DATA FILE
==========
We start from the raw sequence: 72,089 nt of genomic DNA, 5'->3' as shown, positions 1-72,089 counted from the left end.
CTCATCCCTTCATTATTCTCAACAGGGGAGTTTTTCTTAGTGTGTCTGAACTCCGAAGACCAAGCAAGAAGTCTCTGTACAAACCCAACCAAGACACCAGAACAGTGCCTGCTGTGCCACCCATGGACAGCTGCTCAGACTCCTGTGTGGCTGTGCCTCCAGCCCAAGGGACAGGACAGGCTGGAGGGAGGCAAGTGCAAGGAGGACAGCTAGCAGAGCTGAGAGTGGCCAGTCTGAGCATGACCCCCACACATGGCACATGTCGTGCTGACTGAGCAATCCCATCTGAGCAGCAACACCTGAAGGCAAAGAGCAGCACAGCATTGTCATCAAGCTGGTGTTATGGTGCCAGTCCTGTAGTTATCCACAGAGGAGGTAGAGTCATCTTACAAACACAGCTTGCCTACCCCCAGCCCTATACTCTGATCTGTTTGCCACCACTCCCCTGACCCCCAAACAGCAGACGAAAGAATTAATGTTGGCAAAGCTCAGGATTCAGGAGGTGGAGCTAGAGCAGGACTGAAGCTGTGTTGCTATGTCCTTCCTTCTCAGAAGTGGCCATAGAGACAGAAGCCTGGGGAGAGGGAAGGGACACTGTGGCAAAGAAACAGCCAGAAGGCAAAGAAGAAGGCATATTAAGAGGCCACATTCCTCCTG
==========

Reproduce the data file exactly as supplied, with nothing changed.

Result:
We start from the raw sequence: 72,089 nt of genomic DNA, 5'->3' as shown, positions 1-72,089 counted from the left end.
CTCATCCCTTCATTATTCTCAACAGGGGAGTTTTTCTTAGTGTGTCTGAACTCCGAAGACCAAGCAAGAAGTCTCTGTACAAACCCAACCAAGACACCAGAACAGTGCCTGCTGTGCCACCCATGGACAGCTGCTCAGACTCCTGTGTGGCTGTGCCTCCAGCCCAAGGGACAGGACAGGCTGGAGGGAGGCAAGTGCAAGGAGGACAGCTAGCAGAGCTGAGAGTGGCCAGTCTGAGCATGACCCCCACACATGGCACATGTCGTGCTGACTGAGCAATCCCATCTGAGCAGCAACACCTGAAGGCAAAGAGCAGCACAGCATTGTCATCAAGCTGGTGTTATGGTGCCAGTCCTGTAGTTATCCACAGAGGAGGTAGAGTCATCTTACAAACACAGCTTGCCTACCCCCAGCCCTATACTCTGATCTGTTTGCCACCACTCCCCTGACCCCCAAACAGCAGACGAAAGAATTAATGTTGGCAAAGCTCAGGATTCAGGAGGTGGAGCTAGAGCAGGACTGAAGCTGTGTTGCTATGTCCTTCCTTCTCAGAAGTGGCCATAGAGACAGAAGCCTGGGGAGAGGGAAGGGACACTGTGGCAAAGAAACAGCCAGAAGGCAAAGAAGAAGGCATATTAAGAGGCCACATTCCTCCTG